Two player games have to pull significantly more weight than their multiplayer fellows. They must create an intimate, strategic, and engaging set of conditions for both players to have a compelling experience. When mechanics and strategy come together well, the resulting game and time spent together can be a wonderful thing. The following games manage to hit the right notes and bring the best kind of two player experience to the table.
Unmatched: Cobble & Fog
Part of the Unmatched series, Cobble & Fog adds four new heroes from Victorian Literature for players to test against the heroes of the rest of the Unmatched stable of historical, fantastical, and pop culture heroes. A lightweight tactical skirmish game mixing miniatures and cards, Unmatched is an excellent game for two players looking for a light battle amongst legends. Cobble & Fog introduces The Invisible Man, Sherlock and Watson, Dracula, and Jekyll & Hyde to round out Unmatched’s other heroes. If you ever wanted to play a tactical game that has Bruce Lee roundhouse kicking a raptor while Sherlock Holmes wails on Medusa, Unmatched has got you covered.
Shores of Tripoli
The Shores of Tripoli is not a typical wargame. Representing the First Barbary War 1801-1805 during which the US Navy clashed with Tripoli and their allies over pirate raids in the Mediterranean, The Shores of Tripoli manages to pack a lot of strategy into a relatively simple package. Each turn players play a single card whose event can have a significant impact on the state of the board and both sides’ forces. The beautiful artwork on the cards and board help sell the theme, and the tense game of quick card plays creates a fascinating back and forth of political and military maneuver. Quick playing, The Shores of Tripoli should be a must play for even non-wargaming 2 player game fans.
A heavier game of strategic planning and decisive action, Imperial Struggle iterates on the classic formula of one of BoardgameGeek’s top rated wargames, Twilight Struggle, to create a unique and thoroughly thematic experience. Imperial Struggle tasks players with taking control of Britain or France as they compete on the global stage throughout the 18th century. Each turn players take from a central pool of action tokens that give certain military, political, or economic actions. Since the pool is open for both players to see, long term planning must be coupled with adaptability. As the game also includes military elements and hands of event cards, the global game of politicking will often leave both players with less solutions than problems, leading to a fascinating game of political maneuver across a wonderfully constructed board.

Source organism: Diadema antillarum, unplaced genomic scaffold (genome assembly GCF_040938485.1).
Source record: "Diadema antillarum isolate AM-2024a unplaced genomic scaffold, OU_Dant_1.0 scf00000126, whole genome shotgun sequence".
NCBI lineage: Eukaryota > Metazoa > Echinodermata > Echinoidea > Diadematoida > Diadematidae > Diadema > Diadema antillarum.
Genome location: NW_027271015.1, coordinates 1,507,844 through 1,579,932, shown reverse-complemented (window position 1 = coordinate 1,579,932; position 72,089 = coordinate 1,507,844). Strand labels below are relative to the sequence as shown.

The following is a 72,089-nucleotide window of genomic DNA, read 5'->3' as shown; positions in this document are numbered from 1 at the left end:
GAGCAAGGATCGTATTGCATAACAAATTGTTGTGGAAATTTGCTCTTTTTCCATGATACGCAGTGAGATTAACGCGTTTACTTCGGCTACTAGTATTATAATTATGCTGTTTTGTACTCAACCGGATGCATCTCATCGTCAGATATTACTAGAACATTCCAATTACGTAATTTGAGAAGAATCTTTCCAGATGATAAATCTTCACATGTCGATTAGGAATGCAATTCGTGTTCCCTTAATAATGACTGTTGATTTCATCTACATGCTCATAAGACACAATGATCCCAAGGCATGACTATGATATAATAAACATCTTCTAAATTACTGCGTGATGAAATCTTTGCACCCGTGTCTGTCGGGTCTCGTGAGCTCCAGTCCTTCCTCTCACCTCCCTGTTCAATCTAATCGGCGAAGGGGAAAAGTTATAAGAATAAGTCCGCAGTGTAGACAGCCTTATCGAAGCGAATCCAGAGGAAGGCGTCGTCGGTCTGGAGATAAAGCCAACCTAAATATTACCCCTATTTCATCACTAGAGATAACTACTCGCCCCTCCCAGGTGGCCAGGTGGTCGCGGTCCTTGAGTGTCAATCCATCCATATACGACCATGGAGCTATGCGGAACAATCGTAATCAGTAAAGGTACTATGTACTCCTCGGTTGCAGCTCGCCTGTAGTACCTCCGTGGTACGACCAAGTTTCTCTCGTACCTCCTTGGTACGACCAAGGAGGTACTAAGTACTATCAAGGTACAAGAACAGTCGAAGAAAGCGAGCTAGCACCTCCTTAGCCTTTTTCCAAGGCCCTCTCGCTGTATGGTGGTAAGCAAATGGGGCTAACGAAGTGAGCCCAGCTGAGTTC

A humorous cooperative roguelike roleplaying game, Far Away offers a unique mash up of mechanics to provide interesting games of interstellar exploration. Members of a seriously underfunded expedition, both players must work together to explore a planet and complete objectives. As they take their actions the world expands with freshly laid tiles, resources and key locations are discovered, and wandering monsters shuffle in and out of view. With a gameplay experience that feels like a traditional roleplaying game mixed with the sturdy mechanics of a board game, Far Away offers a lot in a relatively small package. The cooperative elements go quite far, with success dependent on mutual cooperation, and proper planning, as when separated on the board the rules state players cannot communicate across the table. An intimate and enjoyable experience.
One player tries to make groups of sea creatures while their opponent is tasked with creating groups of matching coloured tiles, both using the same tiles on the same board. An abstract tile drafting game, Aqualin is simple but deep. The opposing players must try to grow their own groups while remaining conscious of how their moves will affect their opponent’s turn. The fact that there are two different actions available each turn, to place a new tile or move a tile already on the board (as long as it has space to move) makes Aqualin a true exercise in brainpower. The competition between movement and placement actions can leave players pondering their next several moves as they try to guess exactly how their opponent can benefit from each of their plays. The complete package is simple, with a small footprint and pretty designs, making Aqualin a nice addition to the two player competitive shelf.
Twin Princes: Reborn Edition
A tiny game of area control using a split/choose mechanic to create hands of cards. Each player is attempting to gain control of different regions in their prince’s magical kingdom to settle who will inherit the throne without bloodshed. It’s a cute premise helped along by pretty art and thematic additions like a Genie, a Roc, and the liberal application of magic carpets. The strategy of when and where to play cards, and how to move both princes across the kingdom is quick to grasp but also interesting because it relies on how your opponent splits the deck. There are always difficult decisions to make in Twin Princes, making it a great addition to any stable of light competitive strategy games.